100 Years Ago
Glimpses of life in Viroqua from the Vernon County Censor:
APRIL 17, 1918
Merchant Warman of Red Mound, has purchased a motor truck on which to haul his butter and eggs to the railroad station, and bring back merchandise.
A Romance writer in the DeSoto Argus reports that Theodore Chrichman had the misfortune to lose his woodshed by fire. They saved the dwelling house and other buildings by the assistance of neighbors. Another fire occurred on the Peter Simmons farm. It was set on a hill side and got out of control, nothing could be saved as there was no water near.
It seems a few in Coon care to be burdened with honors of town officers. The entire board elected declined to qualify, because they felt they could not give the necessary attention. The board elected are Fred VonRuden, Thos. Johnson, He’ge Larson.
In addition to the call for 40 men to be sent to Camp Grant from Vernon county on April 26, the local board has received another call for thirty to be sent to Columbus Barracks, Ohio, on or about May 1.
The state road men, seven of them covering the county from north to south, were inducted into position on Monday. The law provides that they take their stations May first, but that is entirely too late in this section... We should have had their services a month earlier. For the half month in April these supervisors must be paid by the county, this year. They were put to work on Monday... The patrolmen furnish team and wagon and the county starts them out with new wheel and hand scrapers, drags, rakes, bunters and all other needed tools.
APRIL 10, 1918
Saturday brought a good drenching rain, which is of great value to the land, hay meadows and seeded crops.
Better be safe than sorry! Trout fishing season does not open until May 1.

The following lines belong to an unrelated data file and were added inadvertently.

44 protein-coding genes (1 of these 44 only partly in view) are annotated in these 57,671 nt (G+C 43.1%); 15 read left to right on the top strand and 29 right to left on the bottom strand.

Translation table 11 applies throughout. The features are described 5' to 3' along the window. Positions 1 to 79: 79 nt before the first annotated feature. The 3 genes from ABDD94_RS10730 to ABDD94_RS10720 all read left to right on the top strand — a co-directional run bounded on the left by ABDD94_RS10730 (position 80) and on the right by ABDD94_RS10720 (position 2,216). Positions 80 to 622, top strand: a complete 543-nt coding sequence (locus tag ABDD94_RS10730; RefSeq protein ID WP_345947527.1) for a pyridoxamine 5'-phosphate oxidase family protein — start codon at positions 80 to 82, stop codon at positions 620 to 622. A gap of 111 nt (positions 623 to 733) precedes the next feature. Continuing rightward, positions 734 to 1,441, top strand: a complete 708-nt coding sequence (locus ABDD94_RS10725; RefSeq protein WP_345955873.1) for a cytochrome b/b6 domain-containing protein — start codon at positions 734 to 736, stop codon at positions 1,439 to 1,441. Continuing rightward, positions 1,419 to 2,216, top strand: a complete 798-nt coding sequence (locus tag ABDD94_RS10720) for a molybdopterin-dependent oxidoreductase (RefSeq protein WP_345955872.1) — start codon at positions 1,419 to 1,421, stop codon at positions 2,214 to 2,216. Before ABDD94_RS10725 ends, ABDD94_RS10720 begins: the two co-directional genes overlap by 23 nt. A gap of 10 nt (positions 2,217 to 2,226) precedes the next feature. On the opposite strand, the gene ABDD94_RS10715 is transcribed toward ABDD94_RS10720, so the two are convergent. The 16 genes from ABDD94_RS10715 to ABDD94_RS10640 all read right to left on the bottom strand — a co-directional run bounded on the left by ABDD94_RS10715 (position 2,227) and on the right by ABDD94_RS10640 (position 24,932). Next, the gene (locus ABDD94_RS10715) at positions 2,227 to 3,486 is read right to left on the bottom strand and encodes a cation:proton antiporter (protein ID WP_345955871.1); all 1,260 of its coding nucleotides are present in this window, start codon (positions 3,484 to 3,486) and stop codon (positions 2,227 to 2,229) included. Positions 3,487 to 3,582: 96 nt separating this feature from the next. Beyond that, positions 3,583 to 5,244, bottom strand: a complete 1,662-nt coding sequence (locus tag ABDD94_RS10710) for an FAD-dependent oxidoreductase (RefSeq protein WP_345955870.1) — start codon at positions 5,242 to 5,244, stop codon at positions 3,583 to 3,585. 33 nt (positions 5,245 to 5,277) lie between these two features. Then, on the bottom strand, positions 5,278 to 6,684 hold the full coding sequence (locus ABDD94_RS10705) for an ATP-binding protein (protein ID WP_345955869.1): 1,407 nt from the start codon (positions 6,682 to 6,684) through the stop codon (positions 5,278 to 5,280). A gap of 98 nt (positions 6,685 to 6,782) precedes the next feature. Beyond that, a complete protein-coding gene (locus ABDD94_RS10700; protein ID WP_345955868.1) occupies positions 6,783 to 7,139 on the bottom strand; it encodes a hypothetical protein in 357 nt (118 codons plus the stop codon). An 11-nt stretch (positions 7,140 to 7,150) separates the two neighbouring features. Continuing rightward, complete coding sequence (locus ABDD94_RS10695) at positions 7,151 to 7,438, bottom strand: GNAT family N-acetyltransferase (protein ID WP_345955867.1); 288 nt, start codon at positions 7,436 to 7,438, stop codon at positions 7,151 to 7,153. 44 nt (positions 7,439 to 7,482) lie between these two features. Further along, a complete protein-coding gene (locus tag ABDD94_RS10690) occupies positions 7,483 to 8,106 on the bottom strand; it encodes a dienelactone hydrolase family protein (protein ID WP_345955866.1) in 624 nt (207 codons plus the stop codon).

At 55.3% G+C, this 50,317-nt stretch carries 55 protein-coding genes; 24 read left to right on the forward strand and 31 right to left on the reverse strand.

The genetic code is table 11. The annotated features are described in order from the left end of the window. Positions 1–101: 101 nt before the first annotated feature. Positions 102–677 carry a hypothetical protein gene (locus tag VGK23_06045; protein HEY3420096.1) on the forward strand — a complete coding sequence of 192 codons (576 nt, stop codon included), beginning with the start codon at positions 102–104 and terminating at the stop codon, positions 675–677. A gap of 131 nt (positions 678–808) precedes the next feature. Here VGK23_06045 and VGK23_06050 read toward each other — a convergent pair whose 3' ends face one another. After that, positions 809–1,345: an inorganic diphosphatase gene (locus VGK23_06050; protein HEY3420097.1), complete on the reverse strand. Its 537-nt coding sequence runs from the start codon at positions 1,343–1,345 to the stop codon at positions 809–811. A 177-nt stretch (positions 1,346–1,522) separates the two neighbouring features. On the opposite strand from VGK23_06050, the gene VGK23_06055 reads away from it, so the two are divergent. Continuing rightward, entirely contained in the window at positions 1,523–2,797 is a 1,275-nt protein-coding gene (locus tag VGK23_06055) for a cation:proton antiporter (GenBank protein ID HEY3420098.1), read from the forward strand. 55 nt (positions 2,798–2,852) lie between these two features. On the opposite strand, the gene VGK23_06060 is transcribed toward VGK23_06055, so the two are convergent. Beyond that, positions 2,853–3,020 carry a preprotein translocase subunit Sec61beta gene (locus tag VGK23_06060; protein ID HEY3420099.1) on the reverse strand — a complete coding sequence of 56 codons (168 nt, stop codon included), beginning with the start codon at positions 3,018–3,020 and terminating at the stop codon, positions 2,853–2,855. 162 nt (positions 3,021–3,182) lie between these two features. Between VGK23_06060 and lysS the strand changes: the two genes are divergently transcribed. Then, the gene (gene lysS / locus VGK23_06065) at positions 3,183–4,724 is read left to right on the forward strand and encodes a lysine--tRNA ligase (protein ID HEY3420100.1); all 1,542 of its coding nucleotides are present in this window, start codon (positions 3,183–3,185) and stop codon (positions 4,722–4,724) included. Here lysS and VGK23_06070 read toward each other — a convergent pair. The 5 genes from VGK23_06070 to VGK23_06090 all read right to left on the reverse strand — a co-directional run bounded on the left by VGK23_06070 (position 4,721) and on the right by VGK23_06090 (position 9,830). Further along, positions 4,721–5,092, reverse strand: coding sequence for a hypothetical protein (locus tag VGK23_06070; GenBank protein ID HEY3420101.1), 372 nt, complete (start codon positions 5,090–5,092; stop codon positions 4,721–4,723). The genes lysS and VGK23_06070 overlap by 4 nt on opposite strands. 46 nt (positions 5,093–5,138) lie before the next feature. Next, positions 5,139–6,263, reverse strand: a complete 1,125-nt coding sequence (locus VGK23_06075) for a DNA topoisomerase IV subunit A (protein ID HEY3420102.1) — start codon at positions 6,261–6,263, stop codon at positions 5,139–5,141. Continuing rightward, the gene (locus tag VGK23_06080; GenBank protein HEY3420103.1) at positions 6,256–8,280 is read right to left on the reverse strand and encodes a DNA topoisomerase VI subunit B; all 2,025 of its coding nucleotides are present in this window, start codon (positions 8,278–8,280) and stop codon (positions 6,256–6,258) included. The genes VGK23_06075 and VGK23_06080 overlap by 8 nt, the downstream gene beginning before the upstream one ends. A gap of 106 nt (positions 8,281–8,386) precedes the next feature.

Army shoes price, $4.00. The Blue Front Store, Ellefson & Johnson.
Miss Hickock, who has been under quarantine for small pox is again ready to do sewing at her home near the cemetery.
Thompson Brothers are causing an addition to be built unto their roller mill, also erection of a concrete water tank as part of the cooling apparatus for their big kerosene engine.
Oscar Lindevig was in the city to have a grist ground at the mill. He came from beyond Rockton, indicating the extent to which our mill is patronized. Mr. Lindevig told the Censor that he had sold 200 bushels of seed wheat at $3 per bushel. He says that winter wheat and clover were severely injured in his section during the winter.
Save your old automobile plates and leave them at the Clark garage. There is a market for them and each one is worth 10 cents to the Red Cross.
Food administrator Hoover calls upon the American people to cut in half the peace time consumption of wheat bread. In asking every person to restrict himself to one and one-half pounds of wheat flour per week, Hoover pleads patient and loyal sacrifice during the critical months ahead when even more drastic steps may be necessary... Retailers are to limit sales to town customers to a quarter of a barrel at any one purchase.